There are a number of ways to keep your hands warm on the road. Thick warm gloves may be the answer along with thin inner gloves. Perhaps mittens on your handlebars to shield you from the biting wind may also provide the solution.
However, there’s many ‘trade-offs’ with gloves and mittens which may boil down to cold prevention versus dexterity.
A glove still has to protect against impact and injury and allow the operation of controls but cold hands also increase the risk of incident.
An effective method of keeping the cold at bay is electrically heated gloves.
Our Top Picks
Best All Rounder
The Gerbing 12V XRS-12 Short Gloves offer both warmth and protection at an affordable price.
Best High Performance
If you cover serious miles you’ll want to invest in something more substantial like the iXS X-7 Lithium-Ion Heated Gloves.
Considerations, Care and Cost.
A good pair of heated gloves should keep the vulnerable areas of your hands warm when riding in the cold. These are the places most exposed to the elements such as the fingers and the back of your hands although a quality glove will heat the palms too.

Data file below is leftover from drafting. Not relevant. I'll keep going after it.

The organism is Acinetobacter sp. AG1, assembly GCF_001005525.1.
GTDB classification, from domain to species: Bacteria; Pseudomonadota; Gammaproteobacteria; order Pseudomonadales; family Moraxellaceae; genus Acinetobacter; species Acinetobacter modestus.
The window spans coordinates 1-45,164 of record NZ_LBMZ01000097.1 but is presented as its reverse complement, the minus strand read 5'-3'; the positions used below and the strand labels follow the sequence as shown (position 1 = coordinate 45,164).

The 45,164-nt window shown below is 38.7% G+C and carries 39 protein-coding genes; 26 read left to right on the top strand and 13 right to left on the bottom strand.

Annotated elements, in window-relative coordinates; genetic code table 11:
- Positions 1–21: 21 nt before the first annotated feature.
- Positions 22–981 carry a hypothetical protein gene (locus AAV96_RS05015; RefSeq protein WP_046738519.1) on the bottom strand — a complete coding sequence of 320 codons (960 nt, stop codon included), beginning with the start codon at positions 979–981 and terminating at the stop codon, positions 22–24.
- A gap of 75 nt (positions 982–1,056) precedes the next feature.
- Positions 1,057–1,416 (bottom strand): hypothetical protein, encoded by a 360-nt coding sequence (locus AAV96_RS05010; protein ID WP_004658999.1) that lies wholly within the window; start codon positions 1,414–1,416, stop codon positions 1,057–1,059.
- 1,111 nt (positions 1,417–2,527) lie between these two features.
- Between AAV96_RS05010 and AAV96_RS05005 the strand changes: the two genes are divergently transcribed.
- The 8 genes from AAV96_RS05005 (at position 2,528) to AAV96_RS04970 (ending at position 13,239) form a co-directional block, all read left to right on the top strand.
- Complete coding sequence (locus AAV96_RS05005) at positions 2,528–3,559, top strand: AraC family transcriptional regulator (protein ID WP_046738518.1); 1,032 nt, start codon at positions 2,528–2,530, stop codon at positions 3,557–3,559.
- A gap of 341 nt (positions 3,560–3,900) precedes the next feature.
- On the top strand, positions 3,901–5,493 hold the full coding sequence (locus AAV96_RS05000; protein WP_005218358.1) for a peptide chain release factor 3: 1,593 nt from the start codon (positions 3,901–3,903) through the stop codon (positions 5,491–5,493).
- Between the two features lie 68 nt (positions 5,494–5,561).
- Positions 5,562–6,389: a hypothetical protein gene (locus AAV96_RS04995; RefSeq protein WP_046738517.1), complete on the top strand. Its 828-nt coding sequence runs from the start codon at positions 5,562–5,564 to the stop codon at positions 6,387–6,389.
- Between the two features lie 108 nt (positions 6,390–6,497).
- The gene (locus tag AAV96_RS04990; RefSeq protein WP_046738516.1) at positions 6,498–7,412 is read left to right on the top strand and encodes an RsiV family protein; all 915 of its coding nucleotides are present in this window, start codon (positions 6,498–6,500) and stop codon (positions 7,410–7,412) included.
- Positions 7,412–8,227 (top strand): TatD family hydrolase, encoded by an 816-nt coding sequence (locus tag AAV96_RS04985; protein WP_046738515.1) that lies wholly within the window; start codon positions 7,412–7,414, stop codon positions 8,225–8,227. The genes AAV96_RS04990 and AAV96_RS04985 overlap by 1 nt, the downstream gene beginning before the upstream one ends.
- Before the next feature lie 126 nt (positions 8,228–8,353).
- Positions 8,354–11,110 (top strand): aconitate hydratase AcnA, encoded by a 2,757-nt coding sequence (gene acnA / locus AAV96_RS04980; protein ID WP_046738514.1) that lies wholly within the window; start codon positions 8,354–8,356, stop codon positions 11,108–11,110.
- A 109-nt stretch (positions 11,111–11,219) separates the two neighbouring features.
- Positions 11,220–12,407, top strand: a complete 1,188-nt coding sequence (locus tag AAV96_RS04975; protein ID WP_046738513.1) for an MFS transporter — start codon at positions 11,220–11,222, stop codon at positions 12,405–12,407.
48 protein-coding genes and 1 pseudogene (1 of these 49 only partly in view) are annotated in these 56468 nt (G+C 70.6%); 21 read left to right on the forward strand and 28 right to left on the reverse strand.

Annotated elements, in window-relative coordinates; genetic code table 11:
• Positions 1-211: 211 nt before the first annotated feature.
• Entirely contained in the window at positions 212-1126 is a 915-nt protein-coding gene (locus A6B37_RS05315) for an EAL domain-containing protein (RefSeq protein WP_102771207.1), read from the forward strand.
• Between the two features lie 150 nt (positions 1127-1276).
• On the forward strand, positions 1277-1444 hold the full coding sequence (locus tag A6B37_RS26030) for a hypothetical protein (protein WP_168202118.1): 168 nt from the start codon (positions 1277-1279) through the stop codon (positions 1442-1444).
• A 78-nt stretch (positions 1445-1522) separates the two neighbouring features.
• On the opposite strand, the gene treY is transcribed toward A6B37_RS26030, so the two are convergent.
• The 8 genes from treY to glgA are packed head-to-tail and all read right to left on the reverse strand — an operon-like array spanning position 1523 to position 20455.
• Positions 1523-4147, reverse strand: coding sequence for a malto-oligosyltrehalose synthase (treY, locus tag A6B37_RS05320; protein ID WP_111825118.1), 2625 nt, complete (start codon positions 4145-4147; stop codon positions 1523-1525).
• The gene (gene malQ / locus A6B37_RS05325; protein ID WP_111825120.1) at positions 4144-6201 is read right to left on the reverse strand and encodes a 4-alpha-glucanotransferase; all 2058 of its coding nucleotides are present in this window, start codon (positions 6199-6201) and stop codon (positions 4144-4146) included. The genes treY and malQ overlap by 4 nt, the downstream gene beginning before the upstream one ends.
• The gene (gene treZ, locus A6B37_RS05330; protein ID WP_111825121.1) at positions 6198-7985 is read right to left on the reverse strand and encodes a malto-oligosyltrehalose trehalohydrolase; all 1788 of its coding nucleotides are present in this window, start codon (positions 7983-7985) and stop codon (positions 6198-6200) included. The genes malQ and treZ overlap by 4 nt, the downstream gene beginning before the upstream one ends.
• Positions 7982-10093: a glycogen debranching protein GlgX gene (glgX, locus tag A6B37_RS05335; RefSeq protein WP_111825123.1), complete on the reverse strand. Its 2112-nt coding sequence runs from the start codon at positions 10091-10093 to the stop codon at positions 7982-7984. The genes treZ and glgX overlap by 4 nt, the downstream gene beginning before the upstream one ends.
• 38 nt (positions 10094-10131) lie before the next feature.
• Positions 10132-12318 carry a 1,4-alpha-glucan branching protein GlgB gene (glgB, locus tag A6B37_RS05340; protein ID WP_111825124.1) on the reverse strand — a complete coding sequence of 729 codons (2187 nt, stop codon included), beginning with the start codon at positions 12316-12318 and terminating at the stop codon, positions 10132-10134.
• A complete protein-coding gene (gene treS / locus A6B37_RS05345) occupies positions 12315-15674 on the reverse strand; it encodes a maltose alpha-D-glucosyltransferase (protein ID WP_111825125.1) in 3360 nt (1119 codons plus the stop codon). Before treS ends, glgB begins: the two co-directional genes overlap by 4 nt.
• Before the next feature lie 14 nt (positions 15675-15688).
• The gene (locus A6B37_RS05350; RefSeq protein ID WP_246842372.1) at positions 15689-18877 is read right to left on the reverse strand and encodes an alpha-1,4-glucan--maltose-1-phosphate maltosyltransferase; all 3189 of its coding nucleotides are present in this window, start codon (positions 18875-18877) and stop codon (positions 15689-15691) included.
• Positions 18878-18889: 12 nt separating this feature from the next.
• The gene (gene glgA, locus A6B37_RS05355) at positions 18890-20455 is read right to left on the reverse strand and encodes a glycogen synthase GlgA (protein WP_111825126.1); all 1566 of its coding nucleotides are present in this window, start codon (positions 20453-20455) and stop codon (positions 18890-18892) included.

Heated gloves may cost three times the prices of a non-heated glove on a like for like basis. For example, a thick pair of winter riding gloves may stretch to over £100. Its heated counterpart may well retail at nearer £300.
Like any new piece of kit it’s important to familiarize yourself with their use and handling. Not everyone likes to have wires running about their gloves and handlebars but with practice and good routing they won’t pose a problem.